After the ground-breaking work, Dust, godfather of experimental opera Robert Ashley returns with Celestial Excursions. Ashley’s latest endeavor explores remarkably uncharted territory—the kind of language that is common among “old” people who talk all the time or not at all, to anyone passing by or to themselves. The opera premiered at the Hebbel Theater in Berlin, before coming to The Kitchen for it’s U.S. premiere in April 2003.
Celestial Excursions delves into the wild intermingling of reminiscence, regret, love, nightmare, old sayings, and songs on the radio—all seemingly to no purpose, except for the operatic end of relentless speed and precision in ensemble singing and the possible stage magic inherent in illusion, hallucination, and a physically changed state of the senses. The opera’s originality lies in a use of a new vocal technique Ashley has built over the last twenty years, which enables several stories to be heard at the same time. In an intricate vocal system, a principal voice is “chased” by other voices whose parts rotate in sequence in a given order. The result of this technique creates a complex jungle of voices, delivered with an extraordinary rhythmic intensity rarely heard in ensemble singing.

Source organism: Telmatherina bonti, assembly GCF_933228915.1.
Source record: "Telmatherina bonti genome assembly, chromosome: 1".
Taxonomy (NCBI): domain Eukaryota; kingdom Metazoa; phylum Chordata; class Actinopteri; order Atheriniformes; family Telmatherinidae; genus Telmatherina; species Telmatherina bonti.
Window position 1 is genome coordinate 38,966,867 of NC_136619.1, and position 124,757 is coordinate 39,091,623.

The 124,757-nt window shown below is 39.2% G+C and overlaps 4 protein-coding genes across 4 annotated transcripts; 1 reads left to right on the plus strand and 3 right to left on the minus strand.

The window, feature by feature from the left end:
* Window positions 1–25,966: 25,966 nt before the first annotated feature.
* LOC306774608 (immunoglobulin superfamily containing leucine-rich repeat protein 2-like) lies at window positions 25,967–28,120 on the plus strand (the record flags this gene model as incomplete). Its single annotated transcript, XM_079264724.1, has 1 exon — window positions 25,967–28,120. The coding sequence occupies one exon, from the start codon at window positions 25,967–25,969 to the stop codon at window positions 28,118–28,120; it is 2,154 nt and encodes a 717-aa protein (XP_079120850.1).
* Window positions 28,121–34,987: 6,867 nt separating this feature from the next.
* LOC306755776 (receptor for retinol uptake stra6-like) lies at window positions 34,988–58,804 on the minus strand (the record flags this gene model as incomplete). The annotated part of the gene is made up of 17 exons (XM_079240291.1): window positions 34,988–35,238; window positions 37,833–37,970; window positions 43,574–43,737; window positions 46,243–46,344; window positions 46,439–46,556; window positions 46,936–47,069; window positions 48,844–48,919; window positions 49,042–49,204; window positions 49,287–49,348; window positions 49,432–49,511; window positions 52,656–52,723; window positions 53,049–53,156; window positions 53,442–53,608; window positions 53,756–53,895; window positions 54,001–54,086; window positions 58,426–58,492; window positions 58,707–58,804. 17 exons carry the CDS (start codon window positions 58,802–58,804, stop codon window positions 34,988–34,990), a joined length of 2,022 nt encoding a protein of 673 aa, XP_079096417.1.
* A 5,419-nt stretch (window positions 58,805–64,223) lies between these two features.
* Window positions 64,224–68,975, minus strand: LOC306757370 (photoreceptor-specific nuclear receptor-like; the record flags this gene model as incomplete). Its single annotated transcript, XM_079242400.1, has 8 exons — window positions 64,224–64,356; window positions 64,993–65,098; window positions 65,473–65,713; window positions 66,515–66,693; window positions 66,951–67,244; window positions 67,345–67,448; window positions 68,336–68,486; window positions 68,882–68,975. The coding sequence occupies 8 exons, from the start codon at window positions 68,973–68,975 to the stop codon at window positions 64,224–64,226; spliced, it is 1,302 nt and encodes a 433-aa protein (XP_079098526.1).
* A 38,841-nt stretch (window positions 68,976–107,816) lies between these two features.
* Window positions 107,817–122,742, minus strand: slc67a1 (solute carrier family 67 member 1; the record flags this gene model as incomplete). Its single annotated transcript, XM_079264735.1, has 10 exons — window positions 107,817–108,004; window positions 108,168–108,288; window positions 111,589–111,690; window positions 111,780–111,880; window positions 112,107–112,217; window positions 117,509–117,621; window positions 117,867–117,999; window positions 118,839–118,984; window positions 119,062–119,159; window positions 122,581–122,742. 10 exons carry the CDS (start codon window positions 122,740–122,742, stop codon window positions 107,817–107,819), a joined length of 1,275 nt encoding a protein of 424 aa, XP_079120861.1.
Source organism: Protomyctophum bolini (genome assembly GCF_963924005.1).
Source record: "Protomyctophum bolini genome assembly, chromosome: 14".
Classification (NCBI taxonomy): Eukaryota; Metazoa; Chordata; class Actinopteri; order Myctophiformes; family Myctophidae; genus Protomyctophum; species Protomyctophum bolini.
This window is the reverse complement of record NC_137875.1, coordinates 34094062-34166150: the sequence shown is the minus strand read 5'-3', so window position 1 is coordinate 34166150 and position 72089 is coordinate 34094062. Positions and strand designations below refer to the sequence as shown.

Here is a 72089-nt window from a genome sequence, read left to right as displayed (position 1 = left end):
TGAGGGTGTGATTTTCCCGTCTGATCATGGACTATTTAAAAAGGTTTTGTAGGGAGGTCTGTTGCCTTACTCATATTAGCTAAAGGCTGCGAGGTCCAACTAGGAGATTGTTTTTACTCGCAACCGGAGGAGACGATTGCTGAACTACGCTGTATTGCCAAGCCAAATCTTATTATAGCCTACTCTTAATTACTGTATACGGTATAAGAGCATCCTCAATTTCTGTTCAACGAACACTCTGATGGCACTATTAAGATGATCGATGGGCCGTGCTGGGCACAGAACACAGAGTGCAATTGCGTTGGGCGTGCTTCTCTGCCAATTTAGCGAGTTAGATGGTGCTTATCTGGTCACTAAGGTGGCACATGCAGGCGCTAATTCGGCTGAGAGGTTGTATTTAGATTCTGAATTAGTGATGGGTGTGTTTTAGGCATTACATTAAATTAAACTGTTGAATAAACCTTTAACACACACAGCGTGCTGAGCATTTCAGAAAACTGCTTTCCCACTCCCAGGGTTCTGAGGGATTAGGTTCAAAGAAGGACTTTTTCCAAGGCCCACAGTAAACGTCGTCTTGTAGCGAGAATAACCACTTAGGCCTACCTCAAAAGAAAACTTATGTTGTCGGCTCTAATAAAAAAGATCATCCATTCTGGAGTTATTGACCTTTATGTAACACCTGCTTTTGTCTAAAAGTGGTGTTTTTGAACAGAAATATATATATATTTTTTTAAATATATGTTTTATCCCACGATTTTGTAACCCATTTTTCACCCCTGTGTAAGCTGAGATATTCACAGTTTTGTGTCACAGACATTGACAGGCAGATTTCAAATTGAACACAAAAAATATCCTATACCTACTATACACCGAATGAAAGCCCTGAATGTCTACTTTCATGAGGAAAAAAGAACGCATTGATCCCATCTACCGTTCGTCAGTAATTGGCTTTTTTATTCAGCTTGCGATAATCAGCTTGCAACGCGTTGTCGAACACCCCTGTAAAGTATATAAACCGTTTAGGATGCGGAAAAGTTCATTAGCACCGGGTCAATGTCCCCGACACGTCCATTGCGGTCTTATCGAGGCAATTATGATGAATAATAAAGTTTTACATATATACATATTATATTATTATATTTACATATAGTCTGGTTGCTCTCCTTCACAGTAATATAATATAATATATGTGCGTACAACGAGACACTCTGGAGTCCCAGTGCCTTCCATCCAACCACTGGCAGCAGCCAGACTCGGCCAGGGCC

As for all of Ashley’s latest works, the orchestra music of Celestial Excursions was composed in the computer-synthesizer studio. All the voices and the orchestra (on multi-track tape or on disc) are processed again during the concert in order to match the sound of the opera to the performance space. And for this CD release, Ashley went back to the studio with live recordings to rework the piece, extending the orchestra in the final act.
“With the exception of a few condescending and silly movies, “old” people are one of the few “minority” groups basically unrecognized in the arts. Not that they care, but among the “marginalized,” old people are the most marginalized, because, obviously, unlike racial or ethnic groups or the poor, they have no future. Or rather, in the most important sense, their future will never change for the better.” — Robert Ashley